Jarilo, the ancient slavic god of prosperity/harvest/protection, was born the 10th son of the all powerful thunder god Perun. He was born on the night of the Slavic new year (or Great Night), but was quickly stolen from his cradle by Veles: god of the underworld, cunning sorcerer, and divine guardian of cattle. Lucky for young Jarilo, the slavic underworld was more of an eternally grassy meadow, instead of a frozen wasteland or gruesome inferno. The child god spent most of his time with his adoptive father’s enormous herd of cattle until one fateful spring when he returned (swam?) home.
With every step he brought renewed fertile soil, where plants would once again grow, and he proceeded to keep exploring until he finally met with another sentient being. By happenstance the lady he met was his own twin sister Marzanna (Morana), the goddess of nature, winter, and decay. Incestual relationship was a really popular thing for gods back in the day, so they soon fell in love and got married on the evening of the summer solstice.
This was great and all, but Jarilo is the god of fertility… and let us not forget that fertility gods aren’t renown for their lasting commitment to a single partner. Marzanna eventually found that her husband/brother was unfaithful, so she gathered the other gods (except Veles of course, he was busy with the cattle). Together they forced Jarilo back to the underworld via dismemberment/ritualistic sacrifice. After brutally murdering her own husband, poor Marzanna becomes understandably heartbroken. In her sadness she becomes cruel and wroth (this explained the dreadful winters of the region), but the cycle of death and rebirth allows Jarilo to once again meet, marry, and be dismembered by his sister once again each year.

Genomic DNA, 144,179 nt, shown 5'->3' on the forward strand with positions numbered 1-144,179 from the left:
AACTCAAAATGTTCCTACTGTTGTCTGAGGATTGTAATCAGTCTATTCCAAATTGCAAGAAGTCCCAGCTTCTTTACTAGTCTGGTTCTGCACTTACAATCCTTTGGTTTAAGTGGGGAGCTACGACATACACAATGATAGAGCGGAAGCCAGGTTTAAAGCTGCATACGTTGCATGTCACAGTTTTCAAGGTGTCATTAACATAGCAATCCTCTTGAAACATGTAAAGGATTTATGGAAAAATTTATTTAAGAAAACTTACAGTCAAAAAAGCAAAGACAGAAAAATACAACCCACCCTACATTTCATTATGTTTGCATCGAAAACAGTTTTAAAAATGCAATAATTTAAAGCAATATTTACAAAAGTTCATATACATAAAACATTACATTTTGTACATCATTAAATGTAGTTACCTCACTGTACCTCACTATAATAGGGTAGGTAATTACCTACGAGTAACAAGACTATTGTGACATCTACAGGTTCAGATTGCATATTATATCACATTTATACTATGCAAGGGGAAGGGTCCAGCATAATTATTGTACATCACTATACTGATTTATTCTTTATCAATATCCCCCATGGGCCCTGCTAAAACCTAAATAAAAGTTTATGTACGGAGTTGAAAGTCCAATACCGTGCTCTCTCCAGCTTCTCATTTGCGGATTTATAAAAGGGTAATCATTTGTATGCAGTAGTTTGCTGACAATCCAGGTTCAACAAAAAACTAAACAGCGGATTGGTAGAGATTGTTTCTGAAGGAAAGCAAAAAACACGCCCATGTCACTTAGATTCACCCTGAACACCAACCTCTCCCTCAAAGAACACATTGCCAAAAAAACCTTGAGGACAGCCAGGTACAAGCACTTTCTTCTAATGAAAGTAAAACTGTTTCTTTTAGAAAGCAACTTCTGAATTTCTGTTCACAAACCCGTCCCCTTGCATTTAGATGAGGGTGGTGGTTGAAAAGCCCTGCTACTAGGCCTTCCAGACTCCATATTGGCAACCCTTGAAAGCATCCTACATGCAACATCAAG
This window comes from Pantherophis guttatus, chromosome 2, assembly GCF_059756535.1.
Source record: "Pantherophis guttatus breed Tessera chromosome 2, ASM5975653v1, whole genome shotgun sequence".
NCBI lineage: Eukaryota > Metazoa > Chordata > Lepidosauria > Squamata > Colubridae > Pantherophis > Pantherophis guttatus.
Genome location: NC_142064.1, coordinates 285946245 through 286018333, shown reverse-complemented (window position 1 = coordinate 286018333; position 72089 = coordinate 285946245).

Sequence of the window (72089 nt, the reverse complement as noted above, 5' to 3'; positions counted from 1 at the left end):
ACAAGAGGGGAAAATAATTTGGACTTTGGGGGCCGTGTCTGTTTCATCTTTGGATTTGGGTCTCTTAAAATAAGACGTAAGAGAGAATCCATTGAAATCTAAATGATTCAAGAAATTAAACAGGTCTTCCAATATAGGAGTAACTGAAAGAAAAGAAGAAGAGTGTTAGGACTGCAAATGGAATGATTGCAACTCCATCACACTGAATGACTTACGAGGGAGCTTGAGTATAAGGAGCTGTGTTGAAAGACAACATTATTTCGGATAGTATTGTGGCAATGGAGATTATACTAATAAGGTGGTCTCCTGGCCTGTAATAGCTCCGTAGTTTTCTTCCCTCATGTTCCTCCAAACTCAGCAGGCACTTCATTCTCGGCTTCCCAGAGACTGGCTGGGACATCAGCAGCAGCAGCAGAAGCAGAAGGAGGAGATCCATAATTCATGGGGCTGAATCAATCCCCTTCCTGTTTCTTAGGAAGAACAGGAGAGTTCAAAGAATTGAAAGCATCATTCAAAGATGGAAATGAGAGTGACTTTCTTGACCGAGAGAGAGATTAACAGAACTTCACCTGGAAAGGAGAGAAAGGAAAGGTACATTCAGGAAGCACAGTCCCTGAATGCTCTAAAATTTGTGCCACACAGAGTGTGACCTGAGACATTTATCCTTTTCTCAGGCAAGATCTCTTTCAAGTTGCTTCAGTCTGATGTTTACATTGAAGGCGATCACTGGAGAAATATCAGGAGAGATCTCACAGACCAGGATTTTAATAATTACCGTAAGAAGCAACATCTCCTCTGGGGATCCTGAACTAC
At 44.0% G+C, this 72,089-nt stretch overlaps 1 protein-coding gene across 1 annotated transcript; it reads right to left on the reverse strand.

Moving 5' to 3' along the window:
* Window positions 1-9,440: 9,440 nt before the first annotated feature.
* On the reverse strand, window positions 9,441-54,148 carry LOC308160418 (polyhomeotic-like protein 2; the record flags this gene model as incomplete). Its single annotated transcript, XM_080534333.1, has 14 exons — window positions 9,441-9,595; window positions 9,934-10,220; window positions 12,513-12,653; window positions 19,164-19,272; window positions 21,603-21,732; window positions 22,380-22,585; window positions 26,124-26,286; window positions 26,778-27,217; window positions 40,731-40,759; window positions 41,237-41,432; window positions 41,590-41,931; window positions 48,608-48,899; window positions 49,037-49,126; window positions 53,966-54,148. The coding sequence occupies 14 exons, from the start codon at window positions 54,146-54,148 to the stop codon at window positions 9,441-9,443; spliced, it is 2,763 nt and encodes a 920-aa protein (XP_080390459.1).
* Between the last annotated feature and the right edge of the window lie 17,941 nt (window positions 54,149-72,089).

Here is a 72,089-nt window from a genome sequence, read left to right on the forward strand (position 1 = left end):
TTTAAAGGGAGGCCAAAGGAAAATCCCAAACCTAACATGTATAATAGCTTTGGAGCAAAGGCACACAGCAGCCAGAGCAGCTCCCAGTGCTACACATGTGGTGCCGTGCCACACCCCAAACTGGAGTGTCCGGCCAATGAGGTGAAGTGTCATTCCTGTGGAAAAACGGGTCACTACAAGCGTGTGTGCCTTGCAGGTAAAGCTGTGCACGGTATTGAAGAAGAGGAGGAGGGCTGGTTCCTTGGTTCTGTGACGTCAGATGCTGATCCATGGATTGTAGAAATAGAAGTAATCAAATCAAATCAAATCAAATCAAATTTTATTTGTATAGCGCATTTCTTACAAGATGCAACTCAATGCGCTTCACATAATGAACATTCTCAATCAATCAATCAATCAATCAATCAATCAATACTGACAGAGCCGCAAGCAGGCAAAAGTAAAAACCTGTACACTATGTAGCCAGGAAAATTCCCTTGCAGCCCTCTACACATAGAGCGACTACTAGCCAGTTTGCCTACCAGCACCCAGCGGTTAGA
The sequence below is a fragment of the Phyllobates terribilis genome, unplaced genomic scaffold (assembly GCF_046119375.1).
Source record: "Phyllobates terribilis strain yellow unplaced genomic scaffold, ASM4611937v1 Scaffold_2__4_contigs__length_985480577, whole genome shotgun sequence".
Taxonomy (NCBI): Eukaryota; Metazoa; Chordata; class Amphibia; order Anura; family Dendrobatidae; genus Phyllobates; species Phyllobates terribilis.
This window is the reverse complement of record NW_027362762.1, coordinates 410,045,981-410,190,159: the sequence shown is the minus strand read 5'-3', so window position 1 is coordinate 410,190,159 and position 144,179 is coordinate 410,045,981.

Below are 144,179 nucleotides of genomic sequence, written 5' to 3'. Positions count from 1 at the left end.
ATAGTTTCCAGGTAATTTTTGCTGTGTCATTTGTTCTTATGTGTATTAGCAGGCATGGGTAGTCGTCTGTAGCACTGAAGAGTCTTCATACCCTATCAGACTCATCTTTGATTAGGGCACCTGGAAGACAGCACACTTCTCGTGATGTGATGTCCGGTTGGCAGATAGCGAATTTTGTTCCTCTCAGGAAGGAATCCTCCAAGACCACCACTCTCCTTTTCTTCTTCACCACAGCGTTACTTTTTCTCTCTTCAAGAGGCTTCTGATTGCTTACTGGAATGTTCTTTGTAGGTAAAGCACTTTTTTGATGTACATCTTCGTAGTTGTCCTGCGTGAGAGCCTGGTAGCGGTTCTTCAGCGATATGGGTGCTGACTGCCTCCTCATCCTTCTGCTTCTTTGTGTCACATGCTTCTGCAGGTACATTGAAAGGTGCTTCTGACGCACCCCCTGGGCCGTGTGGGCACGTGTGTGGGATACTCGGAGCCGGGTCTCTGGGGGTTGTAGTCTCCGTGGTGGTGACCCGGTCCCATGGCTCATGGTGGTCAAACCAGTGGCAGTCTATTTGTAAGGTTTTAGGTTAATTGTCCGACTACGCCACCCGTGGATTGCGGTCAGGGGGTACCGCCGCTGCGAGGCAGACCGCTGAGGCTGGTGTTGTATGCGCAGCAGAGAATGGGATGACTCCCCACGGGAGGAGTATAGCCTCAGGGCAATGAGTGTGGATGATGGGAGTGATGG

It was believed that Jarilo would often take the form of a magnificent white horse, strong enough to travel interminably upon his arrival to the living world, so the horse had a spiritual attachment to prosperity and growth for the Slavic peoples. There were also two main celebrations that were performed to honor Jarilo. The Funeral of Morana took place in the late winter and primarily involved burning and/or drowning a female-shaped scarecrow after brutally tearing its dress off. Pysanky took place in the spring and focused on the decoration of eggs, which are symbolic to fertility and rebirth. The latter of these traditions was adopted by the Roman Catholic Church and integrated into the popular Christian holiday, Easter. I’m sure it was much less exciting without baskets full of chocolate and candy, but I’m glad the pope has no plans of adopting the other tradition (the whole event just sounds itchy, especially for the owner of the dress).